Yesterday, it was announced that Microsoft is buying ZeniMax Media, parent company of Bethesda Softworks, in a move that is set to shake up the games industry. Shake it up proper good. This deal brings a number of studios and franchises under the Xbox umbrella, including The Elder Scrolls and Fallout, and it came just 24 hours before Series X/S preorders are set to go live. Truly, exquisite timing.
The news hit twitter last night, just as I was settling down to play some Judgment on my PlayStation 4 entertainment system. I'm enjoying Judgment, but it has fallen victim to several distractions that have prevented me from becoming fully invested. These have ranged from trying to close a deal on a house - it fell through - to an uncharacteristic NBA 2K bender that I might write about later this week. Microsoft throwing its money around was the latest setback for Judgment, ensuring that I went to bed having barely played it. The Mole is getting away with m…

A Shell of a September

September is supposed to be the best month. An early Christmas, full of games, games speak and me proudly wearing a press pass. September is supposed to be the month of Tokyo Game Show, but not this year, for obvious reasons.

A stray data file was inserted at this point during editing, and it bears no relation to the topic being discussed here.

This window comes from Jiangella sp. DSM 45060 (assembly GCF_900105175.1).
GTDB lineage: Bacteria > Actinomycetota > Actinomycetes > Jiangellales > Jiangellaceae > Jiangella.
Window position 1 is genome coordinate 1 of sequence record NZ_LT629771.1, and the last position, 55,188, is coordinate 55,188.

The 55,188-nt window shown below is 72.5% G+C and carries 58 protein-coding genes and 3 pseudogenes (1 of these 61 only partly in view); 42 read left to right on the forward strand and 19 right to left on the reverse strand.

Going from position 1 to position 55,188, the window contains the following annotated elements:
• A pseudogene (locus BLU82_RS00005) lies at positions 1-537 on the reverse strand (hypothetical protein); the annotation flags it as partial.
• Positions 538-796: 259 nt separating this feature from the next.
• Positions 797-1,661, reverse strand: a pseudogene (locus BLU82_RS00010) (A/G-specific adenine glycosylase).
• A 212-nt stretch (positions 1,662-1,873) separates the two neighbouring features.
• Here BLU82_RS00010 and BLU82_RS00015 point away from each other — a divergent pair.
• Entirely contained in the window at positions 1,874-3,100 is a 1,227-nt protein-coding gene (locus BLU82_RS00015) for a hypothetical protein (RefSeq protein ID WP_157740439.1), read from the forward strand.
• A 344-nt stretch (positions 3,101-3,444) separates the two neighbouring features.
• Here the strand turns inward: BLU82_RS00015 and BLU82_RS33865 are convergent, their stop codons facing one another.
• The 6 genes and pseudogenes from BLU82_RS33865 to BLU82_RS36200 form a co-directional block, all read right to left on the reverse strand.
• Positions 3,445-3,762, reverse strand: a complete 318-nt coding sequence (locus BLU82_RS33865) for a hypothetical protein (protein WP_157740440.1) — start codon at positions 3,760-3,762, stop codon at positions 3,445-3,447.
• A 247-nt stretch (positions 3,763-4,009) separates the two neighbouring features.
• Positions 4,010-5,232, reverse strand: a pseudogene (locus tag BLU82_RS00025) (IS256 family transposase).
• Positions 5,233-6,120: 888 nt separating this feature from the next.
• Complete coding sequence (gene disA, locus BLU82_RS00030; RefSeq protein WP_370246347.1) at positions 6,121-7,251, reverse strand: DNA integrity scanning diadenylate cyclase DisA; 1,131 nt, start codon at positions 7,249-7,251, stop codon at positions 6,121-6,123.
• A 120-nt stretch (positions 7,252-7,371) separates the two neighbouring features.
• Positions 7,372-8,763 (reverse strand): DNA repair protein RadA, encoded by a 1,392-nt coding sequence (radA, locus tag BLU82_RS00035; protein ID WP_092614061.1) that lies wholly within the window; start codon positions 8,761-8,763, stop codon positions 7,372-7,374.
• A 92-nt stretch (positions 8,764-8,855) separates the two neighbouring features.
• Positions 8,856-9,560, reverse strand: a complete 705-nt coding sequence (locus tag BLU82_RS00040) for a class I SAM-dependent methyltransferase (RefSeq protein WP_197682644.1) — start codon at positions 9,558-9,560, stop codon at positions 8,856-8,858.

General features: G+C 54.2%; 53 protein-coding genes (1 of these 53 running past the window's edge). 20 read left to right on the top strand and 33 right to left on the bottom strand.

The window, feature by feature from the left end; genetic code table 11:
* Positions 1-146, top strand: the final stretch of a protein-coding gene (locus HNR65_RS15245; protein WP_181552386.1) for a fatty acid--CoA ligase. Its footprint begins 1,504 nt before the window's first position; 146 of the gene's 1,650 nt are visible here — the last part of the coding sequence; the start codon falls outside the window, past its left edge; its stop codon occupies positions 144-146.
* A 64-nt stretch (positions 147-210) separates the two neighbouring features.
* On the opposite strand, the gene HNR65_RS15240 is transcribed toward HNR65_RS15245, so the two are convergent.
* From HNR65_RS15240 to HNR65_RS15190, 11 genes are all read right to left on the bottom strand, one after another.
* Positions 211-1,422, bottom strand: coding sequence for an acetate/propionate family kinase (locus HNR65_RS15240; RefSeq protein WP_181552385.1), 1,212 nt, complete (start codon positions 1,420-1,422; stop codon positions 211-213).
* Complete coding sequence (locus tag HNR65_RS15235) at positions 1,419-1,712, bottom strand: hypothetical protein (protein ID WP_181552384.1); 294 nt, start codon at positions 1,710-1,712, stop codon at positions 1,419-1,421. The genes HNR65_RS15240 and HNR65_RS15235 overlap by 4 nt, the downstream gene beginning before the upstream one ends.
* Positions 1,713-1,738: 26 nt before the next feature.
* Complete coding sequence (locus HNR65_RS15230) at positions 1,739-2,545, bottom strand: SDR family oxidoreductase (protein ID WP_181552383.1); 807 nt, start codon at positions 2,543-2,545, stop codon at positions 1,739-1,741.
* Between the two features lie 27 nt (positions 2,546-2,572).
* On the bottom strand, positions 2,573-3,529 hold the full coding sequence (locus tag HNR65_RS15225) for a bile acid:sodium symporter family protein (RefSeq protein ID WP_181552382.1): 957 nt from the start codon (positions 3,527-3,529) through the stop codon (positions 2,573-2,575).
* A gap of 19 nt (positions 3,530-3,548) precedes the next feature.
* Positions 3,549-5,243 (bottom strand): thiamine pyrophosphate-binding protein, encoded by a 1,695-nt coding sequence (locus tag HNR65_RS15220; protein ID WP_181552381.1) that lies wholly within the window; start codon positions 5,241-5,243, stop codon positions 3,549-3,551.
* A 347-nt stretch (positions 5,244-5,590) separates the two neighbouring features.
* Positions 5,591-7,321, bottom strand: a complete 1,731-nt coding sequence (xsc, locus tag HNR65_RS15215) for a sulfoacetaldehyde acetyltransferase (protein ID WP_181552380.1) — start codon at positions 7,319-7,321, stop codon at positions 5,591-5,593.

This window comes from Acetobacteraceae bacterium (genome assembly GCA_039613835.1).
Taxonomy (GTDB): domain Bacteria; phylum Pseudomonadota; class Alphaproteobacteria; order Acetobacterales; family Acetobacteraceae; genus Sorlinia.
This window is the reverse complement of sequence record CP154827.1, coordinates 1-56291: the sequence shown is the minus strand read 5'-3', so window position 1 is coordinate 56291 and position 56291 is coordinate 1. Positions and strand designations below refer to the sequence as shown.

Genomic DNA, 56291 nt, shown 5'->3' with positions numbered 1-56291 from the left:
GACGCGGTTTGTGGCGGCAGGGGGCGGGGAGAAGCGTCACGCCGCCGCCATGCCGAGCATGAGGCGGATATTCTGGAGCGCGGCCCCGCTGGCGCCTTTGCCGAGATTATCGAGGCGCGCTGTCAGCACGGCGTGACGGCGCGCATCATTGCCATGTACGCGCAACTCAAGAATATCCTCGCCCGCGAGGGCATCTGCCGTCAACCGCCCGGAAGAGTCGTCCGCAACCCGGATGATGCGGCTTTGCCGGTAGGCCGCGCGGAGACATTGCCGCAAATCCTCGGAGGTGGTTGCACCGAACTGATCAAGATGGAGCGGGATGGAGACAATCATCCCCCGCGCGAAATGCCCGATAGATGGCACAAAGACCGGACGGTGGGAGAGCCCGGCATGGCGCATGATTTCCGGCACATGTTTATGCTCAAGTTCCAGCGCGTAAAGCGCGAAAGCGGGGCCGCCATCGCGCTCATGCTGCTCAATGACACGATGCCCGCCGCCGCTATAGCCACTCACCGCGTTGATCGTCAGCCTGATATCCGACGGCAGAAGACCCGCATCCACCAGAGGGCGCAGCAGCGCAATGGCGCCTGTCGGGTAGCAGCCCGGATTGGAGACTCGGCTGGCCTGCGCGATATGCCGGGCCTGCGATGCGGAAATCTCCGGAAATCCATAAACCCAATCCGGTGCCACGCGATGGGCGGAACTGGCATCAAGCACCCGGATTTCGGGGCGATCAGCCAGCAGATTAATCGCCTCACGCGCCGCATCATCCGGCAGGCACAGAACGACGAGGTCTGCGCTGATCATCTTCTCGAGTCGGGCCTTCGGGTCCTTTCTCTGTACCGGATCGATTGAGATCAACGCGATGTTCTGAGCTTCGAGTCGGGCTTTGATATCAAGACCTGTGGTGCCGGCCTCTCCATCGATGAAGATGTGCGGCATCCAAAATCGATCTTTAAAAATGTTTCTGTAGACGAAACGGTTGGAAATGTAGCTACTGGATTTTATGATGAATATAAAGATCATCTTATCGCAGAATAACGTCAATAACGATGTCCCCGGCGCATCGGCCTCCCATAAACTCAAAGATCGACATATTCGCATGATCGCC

For 2020 at least, TGS will switch to an online format, with countless streams running from this Thursday. Streams that even normals, like you, can watch. I didn't even need to present my flimsy press credentials or hastily print off some official looking business cards. I won't be sending out dozens of to-be-ignored pitches to online editors, or spending a week carefully composing preview posts for my audience of twenty - I love you all, btw. They'll be no hands-on demos, no Yakuza tissues, no profanity-laced tirades on twitter about filthy nerds, and no smug pictures of me standing next to someone/thing important. I won't be getting pissed-up at industry parties, and I won't be catching up with friends. I'll miss not being in my element f…